David Cloninger

Muschamp’s job in Year 1 deserves SEC nod

Will Muschamp for SEC Coach of the Year.

Really.

Who else deserves it? Nick Saban, for guiding the best recruits and players in America to a thus-far undefeated season? Gus Malzahn, for resurrecting Auburn after a bad start?

All have criteria, especially if Malzahn beats Alabama next week, and I’m sure Saban will win the prize if the Crimson Tide stay perfect. But I also say, who did more with less than Muschamp?

He took over a 3-9 team that had its legendary coach quit in the middle of the season a year ago. He lost his two best players, one to the NFL and one to a neck injury. He had no known quantities on offense, except for an underperforming line in relation to its experience, and his defense spent the past two seasons treating the middle of the field like an open sore.

It could be argued that Muschamp’s best player before the year was his kicker. And yet here the Gamecocks are, bowl-eligible after beginning the season 2-4, and it was Muschamp’s decision – deciding it was worth it to yank Jake Bentley’s redshirt – that keyed it.

Yes, Saban reconstructed his defense and abandoned his power running game to let a freshman quarterback freelance. But you expect Saban to win (he gets paid enough to), and he had five-star after five-star athlete to choose from.

Muschamp didn’t have much to work with. It wasn’t that his best offensive players weren’t talented, per se, but they were unknown and unhealthy. But the defense, his specialty, was comprised of holdovers from a unit that was the biggest cause for 7-6 and 3-9 letdowns after 33-6 over three years. Somehow, he got those guys together and made them one of the country’s best teams in takeaways and red-zone defense.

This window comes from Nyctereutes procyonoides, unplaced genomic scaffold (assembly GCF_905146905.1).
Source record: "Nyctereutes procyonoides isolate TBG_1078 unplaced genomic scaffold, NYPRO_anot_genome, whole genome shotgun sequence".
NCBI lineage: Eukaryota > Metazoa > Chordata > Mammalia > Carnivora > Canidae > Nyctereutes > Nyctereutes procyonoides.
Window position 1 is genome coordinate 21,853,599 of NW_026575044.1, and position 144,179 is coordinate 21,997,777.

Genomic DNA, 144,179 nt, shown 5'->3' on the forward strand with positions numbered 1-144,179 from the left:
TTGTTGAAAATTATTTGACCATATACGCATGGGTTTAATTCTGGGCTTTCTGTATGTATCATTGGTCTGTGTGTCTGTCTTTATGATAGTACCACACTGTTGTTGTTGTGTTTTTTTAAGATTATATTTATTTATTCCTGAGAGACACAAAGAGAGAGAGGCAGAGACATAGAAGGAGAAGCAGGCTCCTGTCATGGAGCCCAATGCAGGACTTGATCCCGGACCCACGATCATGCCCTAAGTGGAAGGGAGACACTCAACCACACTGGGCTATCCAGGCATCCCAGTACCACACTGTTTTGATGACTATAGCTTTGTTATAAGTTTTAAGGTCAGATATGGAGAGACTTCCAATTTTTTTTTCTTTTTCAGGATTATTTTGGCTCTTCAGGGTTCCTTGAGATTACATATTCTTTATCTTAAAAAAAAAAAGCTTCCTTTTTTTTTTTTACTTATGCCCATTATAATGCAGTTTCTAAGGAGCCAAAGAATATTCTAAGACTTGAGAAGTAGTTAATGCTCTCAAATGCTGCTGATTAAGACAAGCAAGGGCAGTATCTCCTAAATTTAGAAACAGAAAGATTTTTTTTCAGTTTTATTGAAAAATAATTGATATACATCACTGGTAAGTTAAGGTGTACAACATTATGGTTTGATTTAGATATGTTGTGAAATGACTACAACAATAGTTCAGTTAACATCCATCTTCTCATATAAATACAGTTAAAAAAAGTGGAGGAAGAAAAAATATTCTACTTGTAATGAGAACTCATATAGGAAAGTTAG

Detractors ask why he didn’t play Bentley sooner, considering the wreck of the SEC East this year could’ve had the Gamecocks playing in Atlanta and going to a major bowl. But Bentley wasn’t ready, and keep in mind that he would’ve been playing with the same handicaps of Perry Orth and Brandon McIlwain (no Rico Dowdle and hurt receivers).

Who’s to say it would have worked out the way folks think … or that winning the SEC East and being kicked around for three hours by the Tide was any kind of reward? Going to a minor bowl game certainly means a better chance to win it, which if Muschamp does and ends his first year 7-6, he’ll be one of only two USC coaches who won a bowl game in his first season.

“At the beginning, there was a little question mark there,” linebacker Jonathan Walton said of preseason bowl thoughts. “Once we saw the potential we had, and the potential of the guys out there on the field, we knew what we could do.”

Muschamp recalled talking with Qua Lewis after the 2-4 start, and the JUCO transfer said he just wanted to get to a bowl.

“When you’re able to fulfill something like that to a guy like that who’s given everything to South Carolina and loves this place, loves being a Gamecock, that’s really important,” Muschamp said. “To see the look on his face, a lot of those guys’ faces, especially the seniors, it’s almost a bit of relief to be able to say, ‘We’re going to a bowl game.’”

So Will Muschamp for SEC Coach of the Year.

Really.

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